Let’s Not Clone Betsy Johnson

Should our federal laws use the word “lunatic?” Congress decided last December that we probably should not use that word, and in an effort to reduce the stigmatization of the mentally ill, Congress voted to remove the word “lunatic” from all federal laws. Well…when I say Congress, I mean every voting member of Congress except for Louie Gohmert (R-TX)—often recognized as the dumbest member of Congress. Mr. Gohmert was the lone member of Congress who thought we should continue to use the word. Not to be outdone, in 2004, Congressman Ron Paul (R-TX), was the only person in the U.S. House of Representatives to vote against a resolution to honor the 40th Anniversary of the Civil Rights Act. To be fair to Rep. Gohmert, he did not join Congress until 2005 so never had the opportunity to vote against an honoring of the Civil Rights Act.

To most people, the votes by Congressman Gohmert and Paul are shameful, embarrassing, and inexplicable. To many in the media, however, who are obsessed with the phenomenon of voting against one’s own party, these loons are to be lauded and cheered for their courage and independence.

For those of us in Oregon, we deal with this obsession with annoying regularity because we have only one statewide paper—The Oregonian—and it adores “bipartisanship” and “breaking with party lines.” Whether those breaks represent a vote for good public policy is a far secondary consideration.

The Oregonian recently showcased its bizarre fetish for bipartisanship with its editorial entitled, “Oregon Needs More Betsy Johnsons.” For those of you not familiar with Betsy Johnson, she represents Oregon’s northwest coast in the state senate (Astoria, Seaside, Tillamook). Most people who encounter Ms. Johnson would not likely be blown away by her. She is not a fiery public speaker. Few would describe her as overly charismatic. She isn’t what you would call a policy wonk. At 62 years of age, she isn’t exactly an up-and-comer. I have spoken to lobbyists who, off the record, will tell me she is not intellectually curious, and her votes seem to vary more based on her mood that day rather than the specific policy before her. And in her more than 10 years in the Oregon legislature, I can recall no piece of legislation she has ever spearheaded. My efforts to educate myself on Ms. Johnson’s accomplishments were met with a series of dead ends. Even Ms. Johnson’s legislative website and campaign website are devoid of even one mention of a legislative accomplishment attained in her 13 years in the Oregon legislature.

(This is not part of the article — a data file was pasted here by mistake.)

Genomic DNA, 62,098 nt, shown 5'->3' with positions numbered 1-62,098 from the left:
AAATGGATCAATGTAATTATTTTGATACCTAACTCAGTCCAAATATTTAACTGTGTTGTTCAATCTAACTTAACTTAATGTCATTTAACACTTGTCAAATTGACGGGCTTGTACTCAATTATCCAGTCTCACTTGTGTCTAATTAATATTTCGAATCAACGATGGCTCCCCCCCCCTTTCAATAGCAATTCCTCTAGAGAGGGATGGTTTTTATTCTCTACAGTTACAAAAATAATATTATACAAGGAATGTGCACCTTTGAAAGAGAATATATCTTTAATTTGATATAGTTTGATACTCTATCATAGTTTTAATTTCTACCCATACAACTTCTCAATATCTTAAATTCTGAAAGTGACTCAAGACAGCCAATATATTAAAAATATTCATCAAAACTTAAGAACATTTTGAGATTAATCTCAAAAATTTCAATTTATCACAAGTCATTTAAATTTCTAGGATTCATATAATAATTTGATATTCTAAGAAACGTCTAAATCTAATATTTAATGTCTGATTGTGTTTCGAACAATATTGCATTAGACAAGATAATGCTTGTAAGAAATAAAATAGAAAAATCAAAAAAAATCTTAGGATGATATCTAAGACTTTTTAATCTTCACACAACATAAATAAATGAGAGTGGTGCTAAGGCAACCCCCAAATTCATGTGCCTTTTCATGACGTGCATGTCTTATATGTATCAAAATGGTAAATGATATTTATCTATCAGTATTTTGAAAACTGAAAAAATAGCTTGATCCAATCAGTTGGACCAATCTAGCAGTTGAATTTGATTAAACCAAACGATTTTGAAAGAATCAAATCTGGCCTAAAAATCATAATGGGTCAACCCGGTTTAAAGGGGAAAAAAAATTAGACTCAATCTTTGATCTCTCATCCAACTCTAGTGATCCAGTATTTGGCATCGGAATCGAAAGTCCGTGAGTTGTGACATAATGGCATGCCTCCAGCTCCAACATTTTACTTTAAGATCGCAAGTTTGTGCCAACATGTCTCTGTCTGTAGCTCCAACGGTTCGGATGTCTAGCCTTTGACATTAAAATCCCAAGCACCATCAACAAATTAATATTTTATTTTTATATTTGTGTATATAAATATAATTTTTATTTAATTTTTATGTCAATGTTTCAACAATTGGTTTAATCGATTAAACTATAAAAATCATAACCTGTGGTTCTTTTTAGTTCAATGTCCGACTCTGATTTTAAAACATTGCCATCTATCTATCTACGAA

Some readers at this time may be asking, “Why then does The Oregonian think we need more Betsy Johnsons?” The reason The Oregonian likes Ms. Johnson so is that she has a knack for poking her fellow Democrats in the eye. This was most evident this past legislative session when Secretary of State Kate Brown proposed a law that would automatically register to vote any person who obtained a drivers’ license. No person would be required to vote, but each driver would be automatically registered to vote should they choose to vote at some later time. This seemed like a law that had something appealing for all political stripes. Liberals could tout easier access to voting, and conservatives could crow about streamlining of government and elimination of bureaucratic waste.